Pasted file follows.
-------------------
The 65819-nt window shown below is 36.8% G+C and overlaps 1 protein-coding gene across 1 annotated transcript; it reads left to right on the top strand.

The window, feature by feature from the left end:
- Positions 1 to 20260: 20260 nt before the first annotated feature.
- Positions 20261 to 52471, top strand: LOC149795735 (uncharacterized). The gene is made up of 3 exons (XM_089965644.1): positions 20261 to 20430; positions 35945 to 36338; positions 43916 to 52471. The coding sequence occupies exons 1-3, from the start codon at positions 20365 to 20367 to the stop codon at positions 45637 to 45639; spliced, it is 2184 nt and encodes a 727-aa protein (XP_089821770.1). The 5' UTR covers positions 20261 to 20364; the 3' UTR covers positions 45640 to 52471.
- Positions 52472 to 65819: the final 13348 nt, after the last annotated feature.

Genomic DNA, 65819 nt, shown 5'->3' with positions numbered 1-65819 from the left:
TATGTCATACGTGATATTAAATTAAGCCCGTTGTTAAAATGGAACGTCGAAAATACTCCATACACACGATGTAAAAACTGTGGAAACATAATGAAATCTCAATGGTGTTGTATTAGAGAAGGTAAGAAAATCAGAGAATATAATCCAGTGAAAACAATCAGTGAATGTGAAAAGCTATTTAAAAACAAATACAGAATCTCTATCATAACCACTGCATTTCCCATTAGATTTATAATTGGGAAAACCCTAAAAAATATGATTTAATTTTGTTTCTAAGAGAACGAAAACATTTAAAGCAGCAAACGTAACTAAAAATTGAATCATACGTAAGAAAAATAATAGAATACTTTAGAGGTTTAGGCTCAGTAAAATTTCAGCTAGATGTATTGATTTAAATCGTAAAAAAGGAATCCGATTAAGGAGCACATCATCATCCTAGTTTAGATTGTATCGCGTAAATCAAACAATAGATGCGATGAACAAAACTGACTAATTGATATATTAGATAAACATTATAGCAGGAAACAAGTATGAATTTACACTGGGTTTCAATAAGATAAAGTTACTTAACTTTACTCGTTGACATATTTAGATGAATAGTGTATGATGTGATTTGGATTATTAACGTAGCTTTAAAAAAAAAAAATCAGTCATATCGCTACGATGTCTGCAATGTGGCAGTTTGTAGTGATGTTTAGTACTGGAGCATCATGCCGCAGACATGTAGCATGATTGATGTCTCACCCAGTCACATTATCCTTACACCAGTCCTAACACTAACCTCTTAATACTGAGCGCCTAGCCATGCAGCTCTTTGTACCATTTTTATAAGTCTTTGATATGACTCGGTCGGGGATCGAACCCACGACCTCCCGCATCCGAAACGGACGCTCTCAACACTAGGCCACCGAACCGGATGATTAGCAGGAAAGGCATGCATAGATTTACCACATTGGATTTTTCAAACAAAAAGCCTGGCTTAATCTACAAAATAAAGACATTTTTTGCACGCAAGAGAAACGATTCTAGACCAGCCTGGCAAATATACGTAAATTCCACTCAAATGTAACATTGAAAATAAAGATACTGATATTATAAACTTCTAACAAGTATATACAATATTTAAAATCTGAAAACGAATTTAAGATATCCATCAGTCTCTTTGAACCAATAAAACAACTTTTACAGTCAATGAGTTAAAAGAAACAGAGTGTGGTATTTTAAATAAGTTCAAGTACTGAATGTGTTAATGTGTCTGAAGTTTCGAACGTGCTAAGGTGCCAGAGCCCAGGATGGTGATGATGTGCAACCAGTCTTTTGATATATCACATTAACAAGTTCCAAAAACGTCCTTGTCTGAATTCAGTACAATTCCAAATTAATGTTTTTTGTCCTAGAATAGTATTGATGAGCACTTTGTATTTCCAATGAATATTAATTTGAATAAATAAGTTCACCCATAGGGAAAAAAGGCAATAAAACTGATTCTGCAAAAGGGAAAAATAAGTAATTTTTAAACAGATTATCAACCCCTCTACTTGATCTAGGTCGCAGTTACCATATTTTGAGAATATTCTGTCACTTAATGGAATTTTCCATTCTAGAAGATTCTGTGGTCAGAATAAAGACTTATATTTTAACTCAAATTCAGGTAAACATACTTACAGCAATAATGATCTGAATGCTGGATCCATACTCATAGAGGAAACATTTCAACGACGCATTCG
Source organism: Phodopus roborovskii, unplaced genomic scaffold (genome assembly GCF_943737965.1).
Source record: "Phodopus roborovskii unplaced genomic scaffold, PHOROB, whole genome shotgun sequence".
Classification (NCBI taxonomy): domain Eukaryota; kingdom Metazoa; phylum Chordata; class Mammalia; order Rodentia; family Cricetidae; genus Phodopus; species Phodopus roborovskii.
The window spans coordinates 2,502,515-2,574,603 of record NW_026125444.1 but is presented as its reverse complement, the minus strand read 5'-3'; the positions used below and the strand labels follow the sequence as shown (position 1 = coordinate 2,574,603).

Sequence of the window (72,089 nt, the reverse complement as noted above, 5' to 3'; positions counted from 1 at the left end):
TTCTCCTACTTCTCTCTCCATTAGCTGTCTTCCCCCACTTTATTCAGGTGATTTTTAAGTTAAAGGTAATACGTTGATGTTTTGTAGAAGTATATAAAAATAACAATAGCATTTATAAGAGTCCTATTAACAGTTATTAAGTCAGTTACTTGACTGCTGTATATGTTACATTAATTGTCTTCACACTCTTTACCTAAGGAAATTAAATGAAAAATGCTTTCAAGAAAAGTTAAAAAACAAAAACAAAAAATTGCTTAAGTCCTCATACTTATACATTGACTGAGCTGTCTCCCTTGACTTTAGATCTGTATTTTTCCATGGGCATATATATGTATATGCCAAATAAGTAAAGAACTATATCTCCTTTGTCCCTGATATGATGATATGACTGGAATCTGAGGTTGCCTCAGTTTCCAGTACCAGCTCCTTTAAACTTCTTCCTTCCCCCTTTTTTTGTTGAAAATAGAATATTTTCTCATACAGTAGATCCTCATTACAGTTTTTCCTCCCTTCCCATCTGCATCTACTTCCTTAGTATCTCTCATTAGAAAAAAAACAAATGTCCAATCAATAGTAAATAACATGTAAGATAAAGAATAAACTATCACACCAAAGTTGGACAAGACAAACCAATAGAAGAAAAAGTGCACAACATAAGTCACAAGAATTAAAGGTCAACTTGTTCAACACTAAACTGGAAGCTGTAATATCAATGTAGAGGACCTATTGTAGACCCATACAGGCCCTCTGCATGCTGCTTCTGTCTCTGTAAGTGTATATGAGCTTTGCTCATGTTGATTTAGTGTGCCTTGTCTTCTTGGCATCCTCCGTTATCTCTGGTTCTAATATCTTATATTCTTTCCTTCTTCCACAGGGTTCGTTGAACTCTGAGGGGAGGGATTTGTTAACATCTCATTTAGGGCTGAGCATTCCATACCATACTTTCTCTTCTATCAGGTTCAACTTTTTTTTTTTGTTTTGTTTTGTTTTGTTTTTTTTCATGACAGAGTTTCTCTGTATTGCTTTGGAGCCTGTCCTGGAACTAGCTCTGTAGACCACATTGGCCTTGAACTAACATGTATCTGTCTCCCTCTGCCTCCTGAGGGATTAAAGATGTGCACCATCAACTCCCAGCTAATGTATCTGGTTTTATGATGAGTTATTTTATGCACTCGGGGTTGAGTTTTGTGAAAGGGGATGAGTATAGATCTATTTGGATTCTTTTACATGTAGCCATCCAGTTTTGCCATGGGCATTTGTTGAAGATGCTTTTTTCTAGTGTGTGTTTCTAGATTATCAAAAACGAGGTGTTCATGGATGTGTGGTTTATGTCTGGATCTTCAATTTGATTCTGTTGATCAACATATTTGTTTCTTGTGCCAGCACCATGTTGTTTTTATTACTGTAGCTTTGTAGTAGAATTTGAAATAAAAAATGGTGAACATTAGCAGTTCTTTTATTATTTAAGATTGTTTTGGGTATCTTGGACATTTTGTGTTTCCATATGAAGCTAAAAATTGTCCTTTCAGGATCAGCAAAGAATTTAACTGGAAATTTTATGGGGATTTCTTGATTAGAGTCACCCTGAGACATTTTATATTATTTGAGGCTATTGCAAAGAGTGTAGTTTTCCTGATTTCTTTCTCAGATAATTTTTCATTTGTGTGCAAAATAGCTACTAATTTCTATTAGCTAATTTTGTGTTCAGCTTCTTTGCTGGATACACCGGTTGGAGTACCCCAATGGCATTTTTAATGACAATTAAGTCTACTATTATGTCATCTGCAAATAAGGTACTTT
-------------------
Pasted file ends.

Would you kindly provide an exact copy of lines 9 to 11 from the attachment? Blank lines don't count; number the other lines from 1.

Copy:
Source record: "Phodopus roborovskii unplaced genomic scaffold, PHOROB, whole genome shotgun sequence".
Classification (NCBI taxonomy): domain Eukaryota; kingdom Metazoa; phylum Chordata; class Mammalia; order Rodentia; family Cricetidae; genus Phodopus; species Phodopus roborovskii.
The window spans coordinates 2,502,515-2,574,603 of record NW_026125444.1 but is presented as its reverse complement, the minus strand read 5'-3'; the positions used below and the strand labels follow the sequence as shown (position 1 = coordinate 2,574,603).